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Sangoma and nganga are healers who can communicate with the gods and spirits of the ancestors and thus help in case of illness.
For many years, newspaper columns around the world were flooded with news of murders in parts of the African continent, in large numbers carried out for the needs of magical ritual practices. All of this has contributed to creating a negative image of traditional African beliefs and healing techniques. In addition, the scientific community generally disputes these primitive methods of diagnosis, considering them pure superstition. Because of all this, the valuable ancient knowledge and healing methods ruled by African sorcerers, which are passed down from generation to generation in most rural communities of that continent, have until recently been completely suppressed and devalued in most Western societies. Thanks to the work of numerous enthusiasts, ethnologists and researchers who have studied the cultural heritage of this region, most of the prejudices have been removed. As a consequence, there are more and more frequent attempts to connect the scientific approaches of Western medicine with the indigenous alternative, which results in good solutions in practice as well.
The word "muti" means a traditional medical practice in the southern parts of Africa. African medicine makes a large number of balms and medicines based on various herbs, especially tree bark. A number of healers in South Africa believe that adding human body parts to preparations and serums enhances the healing effects. In addition, such a practice can be useful in black magic rituals, especially those aimed at strengthening positions of political power or success in business. It is also the cause of a large number of murders in certain regions. Internal organs, genitals, extremities, eyes, and even the heart are taken from the bodies of living people. Victims usually die due to heavy bleeding, and witnesses to the murders generally do not give out information, because they are afraid of the wrath and revenge of the sorcerer.
Sangoma and nganga - the healer and the herbalist - possess a talent acquired from the gods, while practical knowledge is obtained from the ancestors. Sangoma or nganga can also become one if the initiation process is passed beforehand. Namely, when one of the members of the community suffers for a long time from health problems such as headaches, back and stomach pain, psychosis, etc., it is usually assumed that it is a potential sangoma or nganga. To confirm this, that person must cure their own health problem. Having successfully solved this, the future sangoma must receive from its predecessors all the knowledge and skills about ancient beliefs and rituals, as well as the specific purposes of medicines and balms. In addition, he must master the skill of establishing communication with ancestors, as well as the methods of purification of sacrificed animals and people with steam and blood. Only after that, the process of initiation closes, and the ritual of placing a new sangoma ends with the sacrifice of a goat whose gallbladder is placed in the hair and returns to carry it while performing its sacred duty. Nganga also goes through a similar process, but he acquires knowledge about the types of herbs and treatment techniques.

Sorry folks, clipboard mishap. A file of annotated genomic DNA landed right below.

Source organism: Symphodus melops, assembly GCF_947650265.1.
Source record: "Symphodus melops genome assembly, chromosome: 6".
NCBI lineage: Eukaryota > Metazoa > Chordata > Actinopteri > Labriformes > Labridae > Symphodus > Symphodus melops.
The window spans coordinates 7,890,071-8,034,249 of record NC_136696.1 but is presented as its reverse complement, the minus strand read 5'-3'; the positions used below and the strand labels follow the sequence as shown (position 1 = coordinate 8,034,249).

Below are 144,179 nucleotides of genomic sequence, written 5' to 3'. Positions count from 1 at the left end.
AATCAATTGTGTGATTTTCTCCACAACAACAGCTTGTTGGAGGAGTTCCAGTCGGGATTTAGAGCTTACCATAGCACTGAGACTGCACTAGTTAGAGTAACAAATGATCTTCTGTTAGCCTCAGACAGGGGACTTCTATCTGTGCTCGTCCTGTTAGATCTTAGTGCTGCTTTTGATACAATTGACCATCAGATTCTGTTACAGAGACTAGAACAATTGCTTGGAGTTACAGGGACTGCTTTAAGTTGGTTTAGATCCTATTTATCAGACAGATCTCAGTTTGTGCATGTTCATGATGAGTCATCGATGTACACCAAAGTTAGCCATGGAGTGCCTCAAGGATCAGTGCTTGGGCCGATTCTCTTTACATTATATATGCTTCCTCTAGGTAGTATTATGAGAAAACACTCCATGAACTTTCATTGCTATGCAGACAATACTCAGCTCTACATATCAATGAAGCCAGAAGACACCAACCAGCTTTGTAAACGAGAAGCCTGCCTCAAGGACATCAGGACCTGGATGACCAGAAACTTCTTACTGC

Sangoma or nganga determines what kind of accident or disease it is by addressing the ancestors, who give it an answer. These ancient spirits are awakened by special rutals, when, in addition to the noise of drums and exalted playing, charms are also uttered. In the process, the spirit of the ancestors possesses the healer, after which he begins to recite songs and charms in some unknown language, all the while playing in a state of deep trance. In addition, he often scatters animal bones, stones, beads and shells on the ground, observing the shapes that are formed from them. Each of these forms is believed to represent some part of the client’s life. In addition to this way, knowledge about the nature of the problems and diseases of sangoma can be gained by interpreting dreams.
Travara ngangu will also be guided by ancestral spirits to prescribe the appropriate medicine, depending on the nature of the problem. Each preparation has a specific medical purpose, as well as a spiritual and symbolic interpretation. Thus, e.g. lion fat gives to strengthen courage, and rhino horn is believed to strengthen potency.
Traditional African medicine understands that the natural laws and biorhythms of the human body are interconnected and that all living beings on the planet are connected in some way. This approach to understanding the world in the West and in the scientific community has long been challenged. However, the situation has changed in recent years in favor of indigenous drugs, which are now used in Western medicine. For example, one such drug is made from the tree Prunus africana and is intended mainly for people who suffer from prostate problems. American researchers have also shown interest in the use of garcinia cola, an African tree, because the extract from the seeds of this plant can be used in the treatment of the Ebola virus. Also, the African continent itself is developing rapidly and is becoming more open and receptive to other influences. Proof of that is the first African hospital opened in South Africa, which combines traditional African methods of treatment with Western ones.